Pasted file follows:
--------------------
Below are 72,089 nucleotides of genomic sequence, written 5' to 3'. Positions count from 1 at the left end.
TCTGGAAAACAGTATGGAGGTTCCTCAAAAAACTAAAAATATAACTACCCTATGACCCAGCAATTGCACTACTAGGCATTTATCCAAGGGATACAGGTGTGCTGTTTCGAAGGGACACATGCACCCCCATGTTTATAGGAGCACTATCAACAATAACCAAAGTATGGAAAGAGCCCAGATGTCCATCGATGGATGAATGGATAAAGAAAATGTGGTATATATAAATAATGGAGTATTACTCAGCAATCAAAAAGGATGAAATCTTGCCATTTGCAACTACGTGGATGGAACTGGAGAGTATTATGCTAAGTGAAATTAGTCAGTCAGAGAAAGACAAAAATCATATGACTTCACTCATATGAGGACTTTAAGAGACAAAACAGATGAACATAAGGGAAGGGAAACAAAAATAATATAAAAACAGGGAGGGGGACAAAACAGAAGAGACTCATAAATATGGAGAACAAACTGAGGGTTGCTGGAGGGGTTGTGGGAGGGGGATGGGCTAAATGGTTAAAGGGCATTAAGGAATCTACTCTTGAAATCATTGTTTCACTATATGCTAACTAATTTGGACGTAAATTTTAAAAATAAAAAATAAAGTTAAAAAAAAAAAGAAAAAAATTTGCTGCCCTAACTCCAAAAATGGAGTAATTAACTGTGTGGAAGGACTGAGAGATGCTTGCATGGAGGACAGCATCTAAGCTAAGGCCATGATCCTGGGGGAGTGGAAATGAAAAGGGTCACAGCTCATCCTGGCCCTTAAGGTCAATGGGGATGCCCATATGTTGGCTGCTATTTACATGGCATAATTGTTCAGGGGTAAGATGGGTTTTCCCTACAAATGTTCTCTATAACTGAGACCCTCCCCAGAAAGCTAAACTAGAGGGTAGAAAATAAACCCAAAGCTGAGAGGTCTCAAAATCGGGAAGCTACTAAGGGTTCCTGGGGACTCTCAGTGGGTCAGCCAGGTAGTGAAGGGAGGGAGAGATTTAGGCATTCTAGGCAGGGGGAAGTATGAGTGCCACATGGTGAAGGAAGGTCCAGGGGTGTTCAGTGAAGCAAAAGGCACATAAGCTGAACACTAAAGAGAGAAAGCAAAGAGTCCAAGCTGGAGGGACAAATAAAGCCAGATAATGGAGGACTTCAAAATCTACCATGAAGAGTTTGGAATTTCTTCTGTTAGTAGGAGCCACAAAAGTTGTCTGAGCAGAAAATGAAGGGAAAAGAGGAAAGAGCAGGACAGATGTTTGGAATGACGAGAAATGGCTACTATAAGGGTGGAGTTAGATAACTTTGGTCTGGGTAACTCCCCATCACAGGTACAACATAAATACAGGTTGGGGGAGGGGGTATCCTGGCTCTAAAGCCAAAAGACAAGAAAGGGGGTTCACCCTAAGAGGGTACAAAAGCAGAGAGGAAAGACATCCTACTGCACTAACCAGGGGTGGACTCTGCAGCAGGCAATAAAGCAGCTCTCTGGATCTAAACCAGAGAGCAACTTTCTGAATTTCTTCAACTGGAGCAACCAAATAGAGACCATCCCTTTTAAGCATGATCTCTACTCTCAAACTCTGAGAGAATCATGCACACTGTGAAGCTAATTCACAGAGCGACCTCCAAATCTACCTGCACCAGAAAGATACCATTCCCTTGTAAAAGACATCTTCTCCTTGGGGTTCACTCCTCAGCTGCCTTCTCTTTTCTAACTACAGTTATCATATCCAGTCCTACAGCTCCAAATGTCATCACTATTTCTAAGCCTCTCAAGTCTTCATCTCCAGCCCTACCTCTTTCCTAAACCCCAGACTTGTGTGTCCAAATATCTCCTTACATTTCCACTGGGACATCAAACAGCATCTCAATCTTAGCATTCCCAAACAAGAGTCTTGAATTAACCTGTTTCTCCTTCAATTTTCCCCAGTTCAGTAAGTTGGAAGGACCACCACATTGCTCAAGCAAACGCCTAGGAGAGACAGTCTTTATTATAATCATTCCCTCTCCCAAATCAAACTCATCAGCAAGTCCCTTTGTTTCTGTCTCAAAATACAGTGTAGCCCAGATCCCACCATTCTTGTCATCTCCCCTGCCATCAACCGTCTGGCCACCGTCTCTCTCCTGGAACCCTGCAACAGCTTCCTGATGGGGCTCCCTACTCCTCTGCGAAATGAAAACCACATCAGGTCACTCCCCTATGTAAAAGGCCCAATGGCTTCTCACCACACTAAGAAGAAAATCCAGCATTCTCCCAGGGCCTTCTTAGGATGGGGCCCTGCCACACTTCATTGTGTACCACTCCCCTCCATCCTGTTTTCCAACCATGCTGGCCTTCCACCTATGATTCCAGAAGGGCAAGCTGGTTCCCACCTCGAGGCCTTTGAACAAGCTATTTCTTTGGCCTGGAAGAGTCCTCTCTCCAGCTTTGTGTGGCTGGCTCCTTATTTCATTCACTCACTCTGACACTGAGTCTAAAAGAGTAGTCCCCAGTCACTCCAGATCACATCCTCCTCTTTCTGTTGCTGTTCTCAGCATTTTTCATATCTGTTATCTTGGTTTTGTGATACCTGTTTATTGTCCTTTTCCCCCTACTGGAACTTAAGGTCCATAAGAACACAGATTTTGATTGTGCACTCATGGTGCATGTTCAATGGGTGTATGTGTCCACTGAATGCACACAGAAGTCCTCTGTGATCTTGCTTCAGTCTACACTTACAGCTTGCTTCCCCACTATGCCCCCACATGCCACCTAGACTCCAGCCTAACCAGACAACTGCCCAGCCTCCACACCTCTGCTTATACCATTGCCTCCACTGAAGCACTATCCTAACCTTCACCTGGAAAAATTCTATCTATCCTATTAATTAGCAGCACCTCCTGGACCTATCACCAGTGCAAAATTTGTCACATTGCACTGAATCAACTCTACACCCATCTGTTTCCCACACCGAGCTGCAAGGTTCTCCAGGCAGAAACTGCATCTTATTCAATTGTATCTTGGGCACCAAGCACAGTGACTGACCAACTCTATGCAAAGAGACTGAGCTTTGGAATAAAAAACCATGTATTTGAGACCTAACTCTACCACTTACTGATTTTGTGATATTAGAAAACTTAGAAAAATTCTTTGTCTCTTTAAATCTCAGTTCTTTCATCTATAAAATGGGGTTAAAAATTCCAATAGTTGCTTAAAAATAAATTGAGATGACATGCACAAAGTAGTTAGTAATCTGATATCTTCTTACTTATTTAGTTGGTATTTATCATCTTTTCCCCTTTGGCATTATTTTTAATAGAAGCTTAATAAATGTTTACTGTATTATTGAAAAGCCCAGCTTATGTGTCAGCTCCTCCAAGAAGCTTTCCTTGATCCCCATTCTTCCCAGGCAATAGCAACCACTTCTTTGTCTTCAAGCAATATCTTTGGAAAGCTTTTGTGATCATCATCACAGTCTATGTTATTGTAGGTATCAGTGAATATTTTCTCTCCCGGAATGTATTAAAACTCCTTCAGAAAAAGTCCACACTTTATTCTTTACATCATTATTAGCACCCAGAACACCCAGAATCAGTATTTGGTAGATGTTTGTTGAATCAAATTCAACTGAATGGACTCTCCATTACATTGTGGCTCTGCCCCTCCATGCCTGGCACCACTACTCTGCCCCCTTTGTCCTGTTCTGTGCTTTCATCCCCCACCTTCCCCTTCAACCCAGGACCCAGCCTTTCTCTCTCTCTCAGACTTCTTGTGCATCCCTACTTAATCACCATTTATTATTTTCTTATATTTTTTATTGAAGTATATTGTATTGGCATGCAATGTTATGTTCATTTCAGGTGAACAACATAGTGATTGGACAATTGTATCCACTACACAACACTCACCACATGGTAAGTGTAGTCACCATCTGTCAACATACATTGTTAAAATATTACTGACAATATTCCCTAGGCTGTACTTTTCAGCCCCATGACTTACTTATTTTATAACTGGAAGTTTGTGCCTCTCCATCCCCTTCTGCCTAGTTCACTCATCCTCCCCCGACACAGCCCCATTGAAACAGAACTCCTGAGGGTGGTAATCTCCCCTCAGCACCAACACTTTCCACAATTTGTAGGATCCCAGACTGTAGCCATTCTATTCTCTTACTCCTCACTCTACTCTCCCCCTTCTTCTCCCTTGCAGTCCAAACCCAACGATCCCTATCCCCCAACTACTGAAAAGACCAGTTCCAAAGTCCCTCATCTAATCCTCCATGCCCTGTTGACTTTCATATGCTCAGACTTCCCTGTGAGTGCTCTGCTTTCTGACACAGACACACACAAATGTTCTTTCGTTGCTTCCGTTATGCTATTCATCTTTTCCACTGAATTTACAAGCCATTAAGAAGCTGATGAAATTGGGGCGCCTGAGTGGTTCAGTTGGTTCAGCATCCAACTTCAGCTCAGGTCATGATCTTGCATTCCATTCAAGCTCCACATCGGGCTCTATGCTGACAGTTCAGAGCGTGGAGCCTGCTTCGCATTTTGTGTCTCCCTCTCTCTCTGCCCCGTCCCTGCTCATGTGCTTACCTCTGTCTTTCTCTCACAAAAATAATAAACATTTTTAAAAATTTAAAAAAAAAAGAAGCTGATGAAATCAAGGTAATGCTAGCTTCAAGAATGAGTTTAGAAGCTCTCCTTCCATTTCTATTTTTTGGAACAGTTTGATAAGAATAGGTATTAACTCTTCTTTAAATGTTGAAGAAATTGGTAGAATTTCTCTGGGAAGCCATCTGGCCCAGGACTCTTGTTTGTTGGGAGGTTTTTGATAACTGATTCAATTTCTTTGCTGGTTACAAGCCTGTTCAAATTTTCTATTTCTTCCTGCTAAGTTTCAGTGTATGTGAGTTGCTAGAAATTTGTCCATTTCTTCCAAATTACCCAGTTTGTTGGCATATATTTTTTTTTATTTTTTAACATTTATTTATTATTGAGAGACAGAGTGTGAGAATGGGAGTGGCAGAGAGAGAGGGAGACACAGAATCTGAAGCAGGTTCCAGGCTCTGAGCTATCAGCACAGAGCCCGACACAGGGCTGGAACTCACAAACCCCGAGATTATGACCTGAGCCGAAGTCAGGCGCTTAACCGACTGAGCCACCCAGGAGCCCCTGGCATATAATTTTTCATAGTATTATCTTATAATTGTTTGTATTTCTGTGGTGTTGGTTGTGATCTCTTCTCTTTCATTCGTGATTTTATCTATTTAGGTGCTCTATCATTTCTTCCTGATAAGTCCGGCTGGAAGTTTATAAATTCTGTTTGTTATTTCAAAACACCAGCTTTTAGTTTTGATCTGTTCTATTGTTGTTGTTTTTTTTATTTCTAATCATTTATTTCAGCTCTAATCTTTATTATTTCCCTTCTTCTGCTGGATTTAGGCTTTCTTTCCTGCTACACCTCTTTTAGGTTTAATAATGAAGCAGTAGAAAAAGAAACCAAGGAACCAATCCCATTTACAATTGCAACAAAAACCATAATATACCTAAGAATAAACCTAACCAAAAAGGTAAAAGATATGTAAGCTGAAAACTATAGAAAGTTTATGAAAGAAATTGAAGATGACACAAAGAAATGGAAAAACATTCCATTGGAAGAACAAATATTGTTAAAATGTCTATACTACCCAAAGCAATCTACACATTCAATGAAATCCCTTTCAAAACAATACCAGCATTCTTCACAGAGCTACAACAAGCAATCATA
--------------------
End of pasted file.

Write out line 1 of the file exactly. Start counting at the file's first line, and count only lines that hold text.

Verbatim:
Below are 72,089 nucleotides of genomic sequence, written 5' to 3'. Positions count from 1 at the left end.